Albert Jay Nock on Mass Education

4 posts

Bob Dylan Roof
The Prussian system, as reformed by Humbolt, was oriented toward the goal of creating good citizens. This is an obvious goal for a nascent empire that is consolidating multiple distinct populations with different languages and political systems.

In The Unheavenly City Revisited , Edward Banfield suggests that East Coast WASPs adopted the Prussian model in order to address the Irish question. Banfield maintains that the East Coast WASPs had never encountered a people that was not self-motivated to succeed and function as active, productive members of American society. They never contemplated that the efficient system of private charity in the almshouses could be overtaxed, because they assumed American citizens were only transiently poor and always eager to generate wealth and contribute to the nation. I think the model succeeded in the sense that it partially assimilated many of the unruly immigrant populations to the superior WASP way of life.

But this beneficial aspect of the system has been eliminated. So now we're left with an empty, centralized shell that functions through the Congressional Spending Power to spread ideas that, for all intents and purposes, should be regarded as nation-destroying. Of course this wouldn't be a problem if the worthless GOP could balance their state budgets and extricate themselves from Federal control.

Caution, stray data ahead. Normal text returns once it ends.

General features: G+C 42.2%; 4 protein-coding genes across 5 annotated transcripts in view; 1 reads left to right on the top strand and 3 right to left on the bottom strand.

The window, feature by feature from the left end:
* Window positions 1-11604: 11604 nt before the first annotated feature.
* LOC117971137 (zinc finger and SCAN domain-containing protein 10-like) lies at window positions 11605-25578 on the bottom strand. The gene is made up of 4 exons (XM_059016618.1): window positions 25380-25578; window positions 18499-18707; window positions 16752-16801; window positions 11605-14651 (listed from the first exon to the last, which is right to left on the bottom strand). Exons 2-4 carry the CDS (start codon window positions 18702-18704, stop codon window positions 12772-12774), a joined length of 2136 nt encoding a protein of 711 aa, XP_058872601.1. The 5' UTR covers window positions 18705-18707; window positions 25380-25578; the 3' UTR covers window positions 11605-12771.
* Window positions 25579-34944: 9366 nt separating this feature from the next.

That's exactly the problem. In 'merica, a bachelor's degree is now the equivalent of what a high school diploma was a few decades ago. It's practically essential to obtain an entry-level job that isn't retail or waiting tables, so universities have turned into diploma factories brimming with students who shouldn't be there and probably don't want to be there, and who in turn are saddled with thousands of dollars of debt.

Combine this with the amount of emphasis, at all levels of education, given to sensitivity training, tendentious history, and making morons feel good about themselves, rather than rigorous and relatively impartial exposure to subjects that actually matter, and it's easy to see why this system is a disaster.
Is that a rhetorical question?